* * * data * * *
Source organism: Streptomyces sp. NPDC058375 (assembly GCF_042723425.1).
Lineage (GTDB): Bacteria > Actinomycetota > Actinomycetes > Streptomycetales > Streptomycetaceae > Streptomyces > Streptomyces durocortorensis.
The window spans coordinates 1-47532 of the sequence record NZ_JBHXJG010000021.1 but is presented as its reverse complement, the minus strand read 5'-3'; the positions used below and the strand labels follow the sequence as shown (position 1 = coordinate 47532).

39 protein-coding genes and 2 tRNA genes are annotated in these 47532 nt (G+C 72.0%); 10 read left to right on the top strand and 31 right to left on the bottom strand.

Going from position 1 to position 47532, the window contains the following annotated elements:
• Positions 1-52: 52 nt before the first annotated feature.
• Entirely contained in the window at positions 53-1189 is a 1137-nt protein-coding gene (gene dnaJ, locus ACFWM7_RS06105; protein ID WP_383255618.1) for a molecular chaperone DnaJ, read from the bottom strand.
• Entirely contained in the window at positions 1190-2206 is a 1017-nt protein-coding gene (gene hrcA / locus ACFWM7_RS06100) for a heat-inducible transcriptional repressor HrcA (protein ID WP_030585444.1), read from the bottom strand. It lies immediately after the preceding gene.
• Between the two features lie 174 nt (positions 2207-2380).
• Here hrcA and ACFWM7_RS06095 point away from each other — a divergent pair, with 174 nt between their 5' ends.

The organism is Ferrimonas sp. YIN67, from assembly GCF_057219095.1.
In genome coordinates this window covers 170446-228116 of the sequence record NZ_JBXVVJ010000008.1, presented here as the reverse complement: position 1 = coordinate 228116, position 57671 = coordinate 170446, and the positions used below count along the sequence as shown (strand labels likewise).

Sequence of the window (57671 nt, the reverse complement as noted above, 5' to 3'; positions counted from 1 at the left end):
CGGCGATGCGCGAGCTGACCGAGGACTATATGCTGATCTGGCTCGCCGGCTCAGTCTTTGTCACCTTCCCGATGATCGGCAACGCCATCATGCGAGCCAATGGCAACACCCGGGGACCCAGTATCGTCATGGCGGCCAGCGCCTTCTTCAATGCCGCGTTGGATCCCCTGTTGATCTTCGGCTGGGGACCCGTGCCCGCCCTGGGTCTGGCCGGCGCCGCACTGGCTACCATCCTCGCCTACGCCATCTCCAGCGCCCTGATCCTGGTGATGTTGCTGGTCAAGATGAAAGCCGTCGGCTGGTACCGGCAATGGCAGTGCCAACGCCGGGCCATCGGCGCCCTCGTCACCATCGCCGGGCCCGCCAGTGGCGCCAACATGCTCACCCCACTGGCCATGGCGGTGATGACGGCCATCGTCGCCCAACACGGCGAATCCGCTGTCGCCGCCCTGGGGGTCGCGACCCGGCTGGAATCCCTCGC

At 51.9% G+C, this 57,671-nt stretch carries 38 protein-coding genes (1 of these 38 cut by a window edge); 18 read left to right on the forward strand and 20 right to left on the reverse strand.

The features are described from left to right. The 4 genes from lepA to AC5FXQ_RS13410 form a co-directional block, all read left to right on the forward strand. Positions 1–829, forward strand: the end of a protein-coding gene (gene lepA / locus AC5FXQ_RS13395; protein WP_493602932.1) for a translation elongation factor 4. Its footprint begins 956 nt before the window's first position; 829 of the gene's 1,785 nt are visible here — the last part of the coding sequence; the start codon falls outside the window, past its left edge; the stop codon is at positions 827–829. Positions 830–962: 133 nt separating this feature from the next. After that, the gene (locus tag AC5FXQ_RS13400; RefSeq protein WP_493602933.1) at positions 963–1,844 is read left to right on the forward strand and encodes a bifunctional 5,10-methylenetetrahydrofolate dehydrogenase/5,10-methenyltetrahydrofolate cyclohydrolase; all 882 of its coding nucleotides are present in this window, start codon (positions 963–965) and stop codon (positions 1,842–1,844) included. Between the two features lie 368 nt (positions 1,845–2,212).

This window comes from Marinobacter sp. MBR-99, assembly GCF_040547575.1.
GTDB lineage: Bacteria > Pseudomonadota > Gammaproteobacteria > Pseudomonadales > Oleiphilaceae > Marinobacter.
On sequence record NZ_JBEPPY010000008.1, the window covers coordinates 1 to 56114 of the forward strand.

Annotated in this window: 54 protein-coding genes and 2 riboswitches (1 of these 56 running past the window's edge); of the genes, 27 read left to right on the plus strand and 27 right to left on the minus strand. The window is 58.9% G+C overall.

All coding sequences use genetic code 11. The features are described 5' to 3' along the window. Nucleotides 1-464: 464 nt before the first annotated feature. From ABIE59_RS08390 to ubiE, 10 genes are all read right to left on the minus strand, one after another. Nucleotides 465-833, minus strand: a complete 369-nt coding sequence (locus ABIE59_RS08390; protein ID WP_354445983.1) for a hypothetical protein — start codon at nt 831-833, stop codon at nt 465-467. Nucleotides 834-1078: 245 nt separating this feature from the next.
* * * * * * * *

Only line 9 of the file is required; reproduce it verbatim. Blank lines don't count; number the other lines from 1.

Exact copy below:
• Between the two features lie 174 nt (positions 2207-2380).